Jack Betz
Staff Writer

With the remarkable turnover rate of restaurants and eateries in Isla Vista being as high as it is, it is commendable that specific businesses have endured long enough to become I.V. cornerstones. It’s a literal corner in the case of Freebirds.

Located at Pardall and Embarcadero del Norte, Freebirds has been serving up Mexican food to the local populace for decades. With their large portions and late hours, Freebirds has been wildly successful and often has a line of customers out the door on Friday and Saturday nights.

When considering Isla Vista’s reputation, it isn’t surprising that out of all late-night Freebirds patrons, a considerable number are intoxicated to some degree. Whether customers can be exploited and overcharged accidentally or on purpose, however, is something that both employees and patrons agree is a subject of debate.

One anonymous source claimed to have been told that his credit card was declined and paid in cash. On his next credit statement he saw the card has been charged. This could have been an accident by the employee.

University of California, Santa Barbara student Sarah Bristol says that on multiple occasions she has been charged extra for items she did not order, such as guacamole or steak instead of chicken. This has occurred both sober and not. Bristol calculates the amount she should be charged beforehand and has been forced “to dispute prices five, maybe six, times.”

Another anonymous student with a similar experience found her transaction suspicious. She ordered a veggie burrito around 1 a.m. and was charged for steak, the more expensive option.

She caught the mistake and the employee at the register corrected the blunder. It seemed less like a sincere mistake to her and more “like an attempt to cover something up.”

Not every transaction at Freebirds is manipulative as students keep coming back, but statistically, students think that mistakes of this nature should not occur this often by chance.

An anonymous employee stated that it is “frustrating for the workers cause they have to keep yelling at people to move.” She tries to repeat the order to customers for confirmation, and said that it was up to the customer “to correct me and the other cashiers if something is wrong with the order.”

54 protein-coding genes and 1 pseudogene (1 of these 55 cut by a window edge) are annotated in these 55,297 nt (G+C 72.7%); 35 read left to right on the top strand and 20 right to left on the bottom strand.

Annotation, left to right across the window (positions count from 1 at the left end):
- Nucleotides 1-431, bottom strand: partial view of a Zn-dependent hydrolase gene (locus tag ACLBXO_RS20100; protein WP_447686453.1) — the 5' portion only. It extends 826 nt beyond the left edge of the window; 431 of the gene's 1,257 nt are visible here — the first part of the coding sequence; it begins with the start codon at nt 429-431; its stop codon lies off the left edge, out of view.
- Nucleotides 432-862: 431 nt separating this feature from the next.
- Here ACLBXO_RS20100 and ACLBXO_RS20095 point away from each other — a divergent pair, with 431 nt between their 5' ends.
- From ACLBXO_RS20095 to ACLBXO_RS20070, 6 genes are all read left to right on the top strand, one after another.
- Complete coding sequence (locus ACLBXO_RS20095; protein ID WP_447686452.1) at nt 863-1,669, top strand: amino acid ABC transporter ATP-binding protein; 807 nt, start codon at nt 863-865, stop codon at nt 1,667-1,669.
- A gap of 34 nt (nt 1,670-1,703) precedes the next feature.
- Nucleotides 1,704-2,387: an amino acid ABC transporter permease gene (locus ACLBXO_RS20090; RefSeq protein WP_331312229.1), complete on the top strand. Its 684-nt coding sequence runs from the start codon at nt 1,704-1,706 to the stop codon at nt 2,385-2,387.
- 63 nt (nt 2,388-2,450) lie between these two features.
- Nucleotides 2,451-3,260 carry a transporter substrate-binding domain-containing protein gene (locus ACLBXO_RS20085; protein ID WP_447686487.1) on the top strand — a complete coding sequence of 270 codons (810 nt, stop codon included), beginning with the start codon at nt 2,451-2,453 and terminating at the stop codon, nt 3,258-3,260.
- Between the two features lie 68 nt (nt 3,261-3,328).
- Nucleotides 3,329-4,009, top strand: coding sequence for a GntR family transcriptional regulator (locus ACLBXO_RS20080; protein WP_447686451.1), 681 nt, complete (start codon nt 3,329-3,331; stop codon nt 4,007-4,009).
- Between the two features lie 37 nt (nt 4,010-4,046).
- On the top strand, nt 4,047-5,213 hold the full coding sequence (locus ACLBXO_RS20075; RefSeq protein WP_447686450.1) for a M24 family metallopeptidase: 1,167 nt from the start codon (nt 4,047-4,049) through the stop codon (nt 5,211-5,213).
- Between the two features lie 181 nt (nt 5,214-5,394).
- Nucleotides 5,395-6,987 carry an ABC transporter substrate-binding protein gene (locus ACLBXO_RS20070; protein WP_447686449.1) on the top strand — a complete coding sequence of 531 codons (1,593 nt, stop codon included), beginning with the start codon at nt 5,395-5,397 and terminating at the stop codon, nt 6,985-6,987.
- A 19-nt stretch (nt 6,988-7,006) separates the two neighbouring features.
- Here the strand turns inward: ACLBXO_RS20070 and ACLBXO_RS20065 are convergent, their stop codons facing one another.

She denounced the claim that Freebirds purposefully overcharges. “People who want more … food than what we are allowed to give … end up with an expensive order,” she said, continuing “[they] don’t exactly fully remember everything that went into their order” when paying.

“Everything extra will obviously cost extra,” she said.

Another anonymous Freebirds employee stated that “no one ever purposely overcharges, if it happens it’s an accident and it’s always super easy to refund.”

“[The employee] always says the total before they charge, always offers the receipt which offers an itemized breakdown of the prices,” the employee said.

One student, Abigail, recounted the last time she was at Freebirds late at night. One night, she ordered three meals for her friends and paid over $36 for her food. She insisted that she did not buy extra meat or a side of guacamole or anything that would charge extra.

“The next day when I thought about it, they ring you up so fast and kind of rush you out,” Abigail told The Bottom Line. “They don’t want you to have time to realize they are overcharging you.”

With the masses of people waiting to be served, it is understandable that Freebirds workers would want to work quickly so as to not keep people waiting long, but some customers believe there may be trickery behind it.

Besides allegedly overcharging customers, some also claim that Freebirds serves smaller amounts late on weekends. Another I.V. resident, Nick, heard this from several friends and confirmed it himself.

A few weeks ago he “lost [his] cool … because [the employees] were putting half the food they usually do.” Nick “ended up cussing out all the employees, including the security guard.”

“I explained to them why I was upset,” Nick said. “They … told me to talk to the manager. At least half the customers inside were listening to the argument.”

A Freebirds manager who identified himself as Elmer is confident that all serving sizes are standardized. When interviewed about student allegations, Elmer said that any mistakes were “never intentional.”

He affirmed that late night orders are more rushed because of the higher number of customers but assured that any mistake made would be corrected and refunded. When customers are drunk, they tend to not care and request extra food, which can lead to them becoming irritable or suspicious at the final price, he said.

While the statements above should be taken with a grain of salt, the frequency of them could lead to Isla Vista residents staying on their toes when ordering at Freebirds and speaking clearly and articulately to the servers.

It is not confirmed if the alleged exploitation is occurring at the hands of a single employee or if the dishonesty is more widespread. Freebirds insists that any such acts were unintentional.

Freebirds will always have new fluctuations of customers as students cycle in and out of Isla Vista, but students may be a little wary of purchasing their next burrito.

Jack Betz is a fourth year environmental studies and CCS literature double major. He is a writer, photographer, coffee addict/aficionado, and hiker. One of his favorite book is Heller's "Catch 22."

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